[ExI] Probability Processor
scerir
scerir at libero.it
Tue Aug 17 10:12:10 UTC 2010
BTW, it is also interesting to point out there are some vague ideas
about radically different processors:
1) How to exploit the apparent "timelessness" of the quantum
domain, in other words it would be a sort of computation "on closed
timelike curves - CTC", usually called hypercomputation.
2) Another vague idea seems to consist in efforts to "bypass" the
uncertainty
principle via quantum cloning, or via quantum memories ....
...... Of course, given the peculiar structure & formalism of QM, it is
possible
to keep a sort "chronology protection principle", that is to say that
the "grandfather paradox" is impossible (see paper below by Greenberger
and Svozil).
Some materials here below .....
s.
The quantum mechanics of time travel through post-selected teleportation
http://arxiv.org/abs/1007.2615
Seth Lloyd, Lorenzo Maccone, Raul Garcia-Patron, Vittorio Giovannetti, Yutaka
Shikano
Closed timelike curves via post-selection: theory and experimental
demonstration
http://arxiv.org/abs/1005.2219
Seth Lloyd, Lorenzo Maccone, Raul Garcia-Patron, Vittorio Giovannetti, Yutaka
Shikano,
Stefano Pirandola, Lee A. Rozema, Ardavan Darabi, Yasaman Soudagar, Lynden K.
Shalm,
Aephraim M. Steinberg
see also popular pages like ....
http://www.technologyreview.com/blog/arxiv/25494/
http://www.wired.com/wiredscience/2010/07/time-travel/
http://www.santafe.edu/news/item/time-travel-testing-grandfather-paradox-
Lloyd/
http://www.sciencenews.org/view/generic/id/61301/title/Taming_time_travel
http://www.centauri-dreams.org/?p=13568
Any quantum state can be cloned in the presence of closed timelike curves
D. Ahn, T. C. Ralph, R. B. Mann
http://arxiv.org/abs/1008.0221
Abstract: The possible existence of closed timelike curves (CTCs) draws
attention to fundamental questions about what is physically possible and what
is not. An example is the "no cloning theorem" in quantum mechanics, which
states that no physical means exists by which an unknown arbitrary quantum
state can be reproduced or copied perfectly. We show here that this theorem can
be circumvented in the presence of closed timelike curves, allowing the cloning
of an unknown arbitrary quantum state. Since the "no cloning theorem" has
played a central role in the development of quantum information science, it is
clear that the existence of CTCs would radically change the rules for quantum
information technology. Nevertheless we show that this type of cloning does not
violate no-signalling criteria.
The Uncertainty Principle in the Presence of Quantum Memory
Mario Berta, Matthias Christandl, Roger Colbeck, Joseph M. Renes, Renato
Renner
http://arxiv.org/abs/0909.0950
http://www.ethlife.ethz.ch/archive_articles/100726_Heisenberg_su/index_EN
Abstract: The uncertainty principle lies at the heart of quantum theory,
illuminating a dramatic difference with classical mechanics. The principle
bounds the uncertainties of the outcomes of any two observables on a system in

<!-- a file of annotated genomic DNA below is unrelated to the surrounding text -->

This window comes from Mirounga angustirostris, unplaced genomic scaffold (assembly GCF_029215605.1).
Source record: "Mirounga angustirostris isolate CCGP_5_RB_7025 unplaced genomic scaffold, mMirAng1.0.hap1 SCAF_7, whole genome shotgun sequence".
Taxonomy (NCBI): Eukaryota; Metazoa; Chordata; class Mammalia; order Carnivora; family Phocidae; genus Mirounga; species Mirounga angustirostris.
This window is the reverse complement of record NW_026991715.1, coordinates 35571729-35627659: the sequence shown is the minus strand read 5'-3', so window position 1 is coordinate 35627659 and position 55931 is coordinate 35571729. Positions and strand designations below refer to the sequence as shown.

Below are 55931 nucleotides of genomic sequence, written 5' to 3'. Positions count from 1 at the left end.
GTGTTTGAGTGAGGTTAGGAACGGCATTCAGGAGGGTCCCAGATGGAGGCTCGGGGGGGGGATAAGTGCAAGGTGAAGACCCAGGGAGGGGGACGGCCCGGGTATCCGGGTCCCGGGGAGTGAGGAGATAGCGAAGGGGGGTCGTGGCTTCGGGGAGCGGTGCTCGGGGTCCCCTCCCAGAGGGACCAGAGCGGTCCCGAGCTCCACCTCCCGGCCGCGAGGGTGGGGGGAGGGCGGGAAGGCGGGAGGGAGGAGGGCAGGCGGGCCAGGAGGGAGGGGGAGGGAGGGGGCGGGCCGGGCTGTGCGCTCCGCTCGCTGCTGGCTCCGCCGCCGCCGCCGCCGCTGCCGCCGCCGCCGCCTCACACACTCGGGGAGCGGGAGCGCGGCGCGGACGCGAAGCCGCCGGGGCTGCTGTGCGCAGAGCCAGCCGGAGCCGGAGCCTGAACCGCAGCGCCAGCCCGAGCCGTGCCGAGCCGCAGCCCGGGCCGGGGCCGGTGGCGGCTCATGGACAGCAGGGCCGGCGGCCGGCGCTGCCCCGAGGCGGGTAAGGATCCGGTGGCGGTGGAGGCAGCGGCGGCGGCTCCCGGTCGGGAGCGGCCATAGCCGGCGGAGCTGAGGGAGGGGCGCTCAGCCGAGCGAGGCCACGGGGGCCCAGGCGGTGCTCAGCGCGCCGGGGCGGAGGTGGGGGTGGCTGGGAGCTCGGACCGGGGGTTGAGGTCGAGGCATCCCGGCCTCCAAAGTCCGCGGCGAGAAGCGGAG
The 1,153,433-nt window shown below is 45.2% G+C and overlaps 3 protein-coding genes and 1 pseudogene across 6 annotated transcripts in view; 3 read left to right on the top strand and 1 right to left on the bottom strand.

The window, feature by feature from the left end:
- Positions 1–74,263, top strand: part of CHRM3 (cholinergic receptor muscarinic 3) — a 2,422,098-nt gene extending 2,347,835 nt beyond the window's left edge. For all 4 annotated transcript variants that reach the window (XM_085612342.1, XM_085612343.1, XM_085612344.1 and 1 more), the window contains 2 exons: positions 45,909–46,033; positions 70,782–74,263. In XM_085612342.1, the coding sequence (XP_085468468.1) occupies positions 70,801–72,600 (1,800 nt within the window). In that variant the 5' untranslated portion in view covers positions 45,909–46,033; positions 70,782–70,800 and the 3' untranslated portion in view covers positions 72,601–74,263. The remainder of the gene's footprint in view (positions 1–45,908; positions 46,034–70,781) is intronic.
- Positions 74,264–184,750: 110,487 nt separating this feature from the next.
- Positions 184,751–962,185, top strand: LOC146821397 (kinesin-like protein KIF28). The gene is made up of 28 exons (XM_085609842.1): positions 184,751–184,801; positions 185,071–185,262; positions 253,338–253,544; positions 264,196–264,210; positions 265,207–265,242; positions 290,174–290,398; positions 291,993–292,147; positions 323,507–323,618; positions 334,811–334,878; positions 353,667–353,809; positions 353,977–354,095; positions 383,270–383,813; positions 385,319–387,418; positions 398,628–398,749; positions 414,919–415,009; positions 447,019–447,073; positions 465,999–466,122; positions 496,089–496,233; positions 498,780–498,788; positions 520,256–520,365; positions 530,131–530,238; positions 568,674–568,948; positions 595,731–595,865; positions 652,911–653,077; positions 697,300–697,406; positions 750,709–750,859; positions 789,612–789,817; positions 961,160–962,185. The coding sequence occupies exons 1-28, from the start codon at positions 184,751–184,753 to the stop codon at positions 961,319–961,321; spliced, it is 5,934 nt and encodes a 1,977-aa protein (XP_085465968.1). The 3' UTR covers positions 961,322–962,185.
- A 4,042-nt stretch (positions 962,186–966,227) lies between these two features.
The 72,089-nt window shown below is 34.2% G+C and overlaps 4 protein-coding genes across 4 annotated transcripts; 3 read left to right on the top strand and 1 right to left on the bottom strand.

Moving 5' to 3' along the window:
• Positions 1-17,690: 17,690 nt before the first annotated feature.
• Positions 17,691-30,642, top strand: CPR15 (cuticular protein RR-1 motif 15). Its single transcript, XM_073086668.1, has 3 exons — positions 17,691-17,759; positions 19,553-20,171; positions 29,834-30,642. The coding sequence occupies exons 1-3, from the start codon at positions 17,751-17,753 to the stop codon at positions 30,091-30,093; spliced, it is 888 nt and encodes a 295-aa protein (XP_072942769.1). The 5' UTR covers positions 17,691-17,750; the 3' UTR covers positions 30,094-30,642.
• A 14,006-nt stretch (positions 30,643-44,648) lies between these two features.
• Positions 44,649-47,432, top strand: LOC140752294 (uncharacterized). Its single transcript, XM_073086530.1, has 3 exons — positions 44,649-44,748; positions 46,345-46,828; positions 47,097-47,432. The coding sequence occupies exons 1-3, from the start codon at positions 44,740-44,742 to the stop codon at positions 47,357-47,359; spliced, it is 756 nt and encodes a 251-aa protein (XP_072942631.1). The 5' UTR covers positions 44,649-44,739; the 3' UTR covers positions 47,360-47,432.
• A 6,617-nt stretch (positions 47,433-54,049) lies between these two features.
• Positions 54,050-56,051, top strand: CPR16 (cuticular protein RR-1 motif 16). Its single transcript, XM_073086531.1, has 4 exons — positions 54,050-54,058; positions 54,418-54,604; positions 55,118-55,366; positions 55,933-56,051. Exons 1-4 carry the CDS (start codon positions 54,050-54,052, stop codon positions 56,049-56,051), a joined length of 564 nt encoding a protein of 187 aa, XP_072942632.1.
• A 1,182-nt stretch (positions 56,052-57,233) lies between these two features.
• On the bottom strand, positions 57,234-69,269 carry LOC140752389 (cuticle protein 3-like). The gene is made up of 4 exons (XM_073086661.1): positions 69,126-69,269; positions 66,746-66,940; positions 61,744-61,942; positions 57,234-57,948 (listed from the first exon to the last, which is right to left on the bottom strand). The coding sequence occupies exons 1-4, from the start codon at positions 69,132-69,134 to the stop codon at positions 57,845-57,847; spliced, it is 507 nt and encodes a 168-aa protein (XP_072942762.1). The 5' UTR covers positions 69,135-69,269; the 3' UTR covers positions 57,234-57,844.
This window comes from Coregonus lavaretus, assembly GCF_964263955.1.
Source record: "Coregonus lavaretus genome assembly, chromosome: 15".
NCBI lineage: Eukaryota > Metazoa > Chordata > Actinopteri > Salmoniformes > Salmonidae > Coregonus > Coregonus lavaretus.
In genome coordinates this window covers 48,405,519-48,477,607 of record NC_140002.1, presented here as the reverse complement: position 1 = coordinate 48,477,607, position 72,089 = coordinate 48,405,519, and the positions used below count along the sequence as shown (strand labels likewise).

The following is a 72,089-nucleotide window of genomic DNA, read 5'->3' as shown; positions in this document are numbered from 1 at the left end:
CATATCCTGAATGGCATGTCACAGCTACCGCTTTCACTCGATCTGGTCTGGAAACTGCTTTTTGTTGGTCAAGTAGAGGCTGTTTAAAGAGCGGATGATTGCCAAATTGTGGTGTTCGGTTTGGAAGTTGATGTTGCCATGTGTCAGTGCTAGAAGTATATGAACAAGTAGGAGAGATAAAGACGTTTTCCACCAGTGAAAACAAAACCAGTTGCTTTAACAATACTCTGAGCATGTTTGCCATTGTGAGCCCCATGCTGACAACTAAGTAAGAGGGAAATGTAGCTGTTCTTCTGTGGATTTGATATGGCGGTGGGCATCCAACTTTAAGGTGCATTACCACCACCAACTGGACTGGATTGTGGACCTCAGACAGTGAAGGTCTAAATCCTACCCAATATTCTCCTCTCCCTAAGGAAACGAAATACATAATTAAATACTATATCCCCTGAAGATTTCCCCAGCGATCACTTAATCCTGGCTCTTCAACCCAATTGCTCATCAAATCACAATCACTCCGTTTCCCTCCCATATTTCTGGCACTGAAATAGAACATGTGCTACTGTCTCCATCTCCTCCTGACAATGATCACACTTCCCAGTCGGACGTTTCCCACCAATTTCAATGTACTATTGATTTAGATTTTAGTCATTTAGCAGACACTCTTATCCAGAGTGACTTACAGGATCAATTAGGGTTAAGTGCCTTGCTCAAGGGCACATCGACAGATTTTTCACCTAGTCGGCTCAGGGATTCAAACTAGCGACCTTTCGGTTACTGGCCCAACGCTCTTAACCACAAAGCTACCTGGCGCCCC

terms of the expectation value of their commutator. It implies that an observer
cannot predict the outcomes of two incompatible measurements to arbitrary
precision. However, this implication is only valid if the observer does not
possess a quantum memory, an unrealistic assumption in light of recent
technological advances. In this work we strengthen the uncertainty principle to
one that applies even if the observer has a quantum memory. We provide a lower
bound on the uncertainty of the outcomes of two measurements which depends on
the entanglement between the system and the quantum memory. We expect our
uncertainty principle to have widespread use in quantum information theory, and
describe in detail its application to quantum cryptography.
Anton Zeilinger et al had a different idea, years ago
http://arxiv.org/PS_cache/quant-ph/pdf/0109/0109022v2.pdf
Quantum Theory Looks at Time Travel
Daniel M. Greenberger, Karl Svozil
http://arxiv.org/abs/quant-ph/0506027
they make good points, to show the inconsistency of paradoxes,
at least from the quantum p.o.v.
See also the so called "inverse EPR" that is the entanglement due to an "ex
post" measurement,
or interaction, or whatever, that is to say that (more or less) you can
entangle something in the past,
from the future, with all those weird effects ..... (might be interesting,
having in mind hypercomputations!)
'Time-Reversed EPR and the Choice of Histories in Quantum Mechanics'
Avshalom C. Elitzur, Shahar Dolev, Anton Zeilinger
http://arxiv.org/abs/quant-ph/0205182
Abstract: When a single photon is split by a beam splitter, its two `halves'
can entangle two distant atoms into an EPR pair. We discuss a time-reversed
analogue of this experiment where two distant sources cooperate so as to emit a
single photon. The two `half photons,' having interacted with two atoms, can
entangle these atoms into an EPR pair once they are detected as a single
photon. Entanglement occurs by creating indistinguishabilility between the two
mutually exclusive histories of the photon. This indistinguishabilility can be
created either at the end of the two histories (by `erasing' the single
photon's path) or at their beginning (by `erasing' the two atoms' positions).
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